WASHINGTON—Most Asian countries welcomed U.S. President George W. Bush’s re-election as a boost for the global war on terror, anticipating more trade pacts and jobs, worsening Muslim insurgencies, and a need for deft diplomacy in dealing with North Korea and tensions over Taiwan.
"I look forward to continuing to work together with you to further promote the development of the constructive cooperative relations between China and the United States.”
"I look forward to continuing to work together with you to further promote the development of the constructive cooperative relations between China and the United States," Chinese President Hu Jintao said on learning of Bush’s election victory.
Hu said China and the United States by working together had played "a positive role in promoting peace and development in Asia Pacific and the rest of the world.” Hu is expected to use talks with Bush later this month to press for help in checking Taiwan independence-seekers .
Beijing has vowed to reunify Taiwan with the mainland, by force if necessary, and is convinced the island's President Chen Shui-bian wants to lead the self-governed democracy of 23 million people to formal independence.
Hu will meet the U.S. president on the sidelines of an Asia Pacific summit in Chile, an occasion that Vice Foreign Minister Zhou Wenzhong called pivotal for Sino-U.S. relations during Bush's second term.
U.S.-China ties took a hit when Bush began his first term by calling China a “strategic competitor” and vowed to do “whatever it takes” to defend Taiwan. But ties improved steadily after Beijing backed the war on terror after the September 11, 2001 attacks on the United States.
On Monday, an opinion piece by former foreign minister Qian Qichen in a government-run newspaper, China Daily , chastised an "arrogant" United States for trying to "rule the world."
Speaking at the National Press Club, Bonnie Glaser—a China expert at the Center for Strategic and International Studies (CSIS)—said China/Taiwan issues wouldn’t be “very high on the agenda” of the next administration.
“We are at war. We are still in Iraq. We are at war on terrorism across the globe. We have great concerns about proliferation, the possibility of Iran and North Korea becoming nuclear states. These are, I think, the really high priorities for the United States."
“We are at war. We are still in Iraq. We are at war on terrorism across the globe. We have great concerns about proliferation, the possibility of Iran and North Korea becoming nuclear states. These are, I think, the really high priorities for the United States,” she said. But she also cited “growing concern in Washington” that as Taiwan revises its constitution, cross-Straits stability may be threatened
Former U.S. deputy assistant defense secretary Kurt Campbell, now director of the International Security Program at CSIS, predicted that Washington would expand its role in calling for peaceful dialogue between Beijing and Taipei.
“I believe there will be a very clear message emanating from Washington to both sides to be very, very careful in the period ahead. And I think that that’s likely to be a stronger message than the message we have heard in the past,” he said.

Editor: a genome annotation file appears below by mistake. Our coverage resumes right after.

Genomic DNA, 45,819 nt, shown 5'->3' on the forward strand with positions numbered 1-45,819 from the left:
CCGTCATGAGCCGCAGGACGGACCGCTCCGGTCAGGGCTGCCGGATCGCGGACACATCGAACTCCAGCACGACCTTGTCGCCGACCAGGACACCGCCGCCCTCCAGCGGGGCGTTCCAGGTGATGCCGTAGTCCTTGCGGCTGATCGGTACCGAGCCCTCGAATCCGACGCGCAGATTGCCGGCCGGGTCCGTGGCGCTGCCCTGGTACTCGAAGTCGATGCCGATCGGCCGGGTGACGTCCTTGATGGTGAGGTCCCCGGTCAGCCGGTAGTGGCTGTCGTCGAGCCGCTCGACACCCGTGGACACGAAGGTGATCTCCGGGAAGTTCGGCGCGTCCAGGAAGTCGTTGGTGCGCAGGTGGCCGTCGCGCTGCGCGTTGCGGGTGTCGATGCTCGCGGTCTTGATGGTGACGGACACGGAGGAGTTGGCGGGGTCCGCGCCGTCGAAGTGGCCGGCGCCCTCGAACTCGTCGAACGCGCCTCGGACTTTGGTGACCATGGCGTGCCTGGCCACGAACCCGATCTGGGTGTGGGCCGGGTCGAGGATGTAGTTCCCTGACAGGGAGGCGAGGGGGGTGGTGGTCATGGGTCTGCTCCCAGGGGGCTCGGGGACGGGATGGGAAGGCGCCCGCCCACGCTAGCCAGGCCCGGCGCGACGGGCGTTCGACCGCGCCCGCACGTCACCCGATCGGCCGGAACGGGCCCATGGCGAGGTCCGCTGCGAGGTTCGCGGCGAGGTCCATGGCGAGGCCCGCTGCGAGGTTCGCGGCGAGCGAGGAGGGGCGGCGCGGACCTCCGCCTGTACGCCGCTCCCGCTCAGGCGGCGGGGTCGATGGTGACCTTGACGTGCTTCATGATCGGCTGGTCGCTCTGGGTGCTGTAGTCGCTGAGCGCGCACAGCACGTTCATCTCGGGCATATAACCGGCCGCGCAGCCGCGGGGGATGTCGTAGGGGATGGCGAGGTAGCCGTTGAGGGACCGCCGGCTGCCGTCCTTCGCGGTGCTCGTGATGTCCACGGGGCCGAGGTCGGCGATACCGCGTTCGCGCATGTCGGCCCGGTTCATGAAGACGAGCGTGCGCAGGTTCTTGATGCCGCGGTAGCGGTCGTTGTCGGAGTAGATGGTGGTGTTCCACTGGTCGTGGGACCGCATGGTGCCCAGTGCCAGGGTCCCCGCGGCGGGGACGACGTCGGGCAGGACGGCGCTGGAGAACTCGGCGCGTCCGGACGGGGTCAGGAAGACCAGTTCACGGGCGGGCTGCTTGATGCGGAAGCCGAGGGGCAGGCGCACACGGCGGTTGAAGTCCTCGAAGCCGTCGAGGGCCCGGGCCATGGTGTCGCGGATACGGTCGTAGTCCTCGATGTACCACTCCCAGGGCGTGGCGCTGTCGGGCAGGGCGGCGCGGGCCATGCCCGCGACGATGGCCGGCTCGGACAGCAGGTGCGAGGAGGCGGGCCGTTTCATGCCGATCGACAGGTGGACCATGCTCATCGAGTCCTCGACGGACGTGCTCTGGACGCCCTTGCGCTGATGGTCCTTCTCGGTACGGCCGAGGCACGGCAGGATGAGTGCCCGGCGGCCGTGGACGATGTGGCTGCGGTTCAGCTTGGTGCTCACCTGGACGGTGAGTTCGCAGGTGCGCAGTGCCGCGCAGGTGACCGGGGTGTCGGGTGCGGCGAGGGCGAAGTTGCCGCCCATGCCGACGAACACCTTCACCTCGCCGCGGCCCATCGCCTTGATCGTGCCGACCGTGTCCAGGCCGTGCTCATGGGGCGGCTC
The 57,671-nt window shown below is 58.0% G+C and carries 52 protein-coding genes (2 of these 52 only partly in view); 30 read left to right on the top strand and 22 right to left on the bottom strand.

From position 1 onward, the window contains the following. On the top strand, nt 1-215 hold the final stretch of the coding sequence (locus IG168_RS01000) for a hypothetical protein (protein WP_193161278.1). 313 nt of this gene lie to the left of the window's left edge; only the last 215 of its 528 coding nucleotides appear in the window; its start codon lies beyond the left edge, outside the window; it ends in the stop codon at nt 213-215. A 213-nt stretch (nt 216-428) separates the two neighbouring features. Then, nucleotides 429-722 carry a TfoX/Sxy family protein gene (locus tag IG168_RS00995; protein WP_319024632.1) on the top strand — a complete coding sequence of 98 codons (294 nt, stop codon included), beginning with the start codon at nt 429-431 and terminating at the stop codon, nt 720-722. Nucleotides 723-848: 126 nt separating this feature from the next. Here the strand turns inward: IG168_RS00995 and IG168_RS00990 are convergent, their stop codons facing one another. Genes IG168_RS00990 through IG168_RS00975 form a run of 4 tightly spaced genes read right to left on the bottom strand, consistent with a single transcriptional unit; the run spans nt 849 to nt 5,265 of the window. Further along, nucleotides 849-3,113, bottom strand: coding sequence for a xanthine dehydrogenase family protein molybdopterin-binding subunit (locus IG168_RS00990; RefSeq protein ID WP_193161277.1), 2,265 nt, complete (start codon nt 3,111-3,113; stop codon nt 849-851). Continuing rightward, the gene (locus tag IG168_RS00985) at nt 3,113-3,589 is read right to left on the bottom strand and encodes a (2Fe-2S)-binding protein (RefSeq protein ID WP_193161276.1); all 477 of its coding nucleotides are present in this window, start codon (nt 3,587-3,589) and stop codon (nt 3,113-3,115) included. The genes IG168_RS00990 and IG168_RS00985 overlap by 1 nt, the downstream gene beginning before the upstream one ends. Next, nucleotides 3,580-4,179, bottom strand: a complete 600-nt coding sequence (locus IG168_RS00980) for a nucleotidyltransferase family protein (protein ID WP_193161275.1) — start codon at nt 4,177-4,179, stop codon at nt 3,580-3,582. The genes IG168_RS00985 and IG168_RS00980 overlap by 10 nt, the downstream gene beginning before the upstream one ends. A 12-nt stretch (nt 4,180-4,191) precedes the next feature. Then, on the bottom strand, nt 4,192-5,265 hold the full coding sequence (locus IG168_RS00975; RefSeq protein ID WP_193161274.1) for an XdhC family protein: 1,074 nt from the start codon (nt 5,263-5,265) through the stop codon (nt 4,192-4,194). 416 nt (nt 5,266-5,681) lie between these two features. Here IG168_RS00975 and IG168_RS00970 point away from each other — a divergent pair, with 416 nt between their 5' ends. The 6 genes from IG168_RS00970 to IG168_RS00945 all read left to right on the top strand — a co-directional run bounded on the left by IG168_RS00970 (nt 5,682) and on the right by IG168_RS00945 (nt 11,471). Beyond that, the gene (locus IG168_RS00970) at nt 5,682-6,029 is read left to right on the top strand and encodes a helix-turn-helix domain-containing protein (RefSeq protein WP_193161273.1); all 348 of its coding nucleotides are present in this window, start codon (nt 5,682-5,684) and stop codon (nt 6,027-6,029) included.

South Korean President Roh Moo-Hyun meanwhile said his government "will cooperate more closely with the U.S. administration for a peaceful settlement to the North Korean nuclear issue."
Six-nation talks on North Korea's nuclear ambitions are deadlocked with the Stalinist state believed to have been waiting for the outcome of the U.S. election. Sen. John Kerry, Bush’s rival, had called for direct bilateral dialogue with Pyongyang.
North Korea will pose a major challenge for the next Bush administration, and analysts expect Bush to show some flexibility in resolving a stand-off over the Stalinist regime's nuclear ambitions.
"I expect some flexibility because the Bush administration cannot afford to allow this situation in Northeast Asia to become more tense or to threaten a military action," said Edward Reed, Seoul-based representative of the Asia Foundation.
Pyongyang snubbed a fourth round of six-nation talks scheduled for September, citing Washington's "hostile policy" among its reasons, but analysts said Bush—already stretched in Iraq—couldn’t afford military engagement in the region.
"If North Korea keeps refusing to abandon its nuclear program, Bush would shift to a 'Plan B' focusing on heaping multi-pronged pressure on Pyongyang," said Yun Duk-min, a nuclear arms expert at Seoul's state-run Institute of Foreign Affairs and National Security.
Days after Bush’s re-election, Pyongyang signaled its hope for concessions before it will even discuss ending its nuclear weapons drive.
"Such discussions are possible only when we see evidence of a substantial change in the U.S. policy towards North Korea," said Han Song-Ryol, deputy chief of North Korea's U.N. mission, in an interview published in Seoul.
South Korean Foreign Minister Ban Ki-Moon cautioned that Han's comments may not fully reflect Pyongyang's policy towards the next administration."I don't think his comment reflects North Korea's official position," he said in a South Korean radio talk show.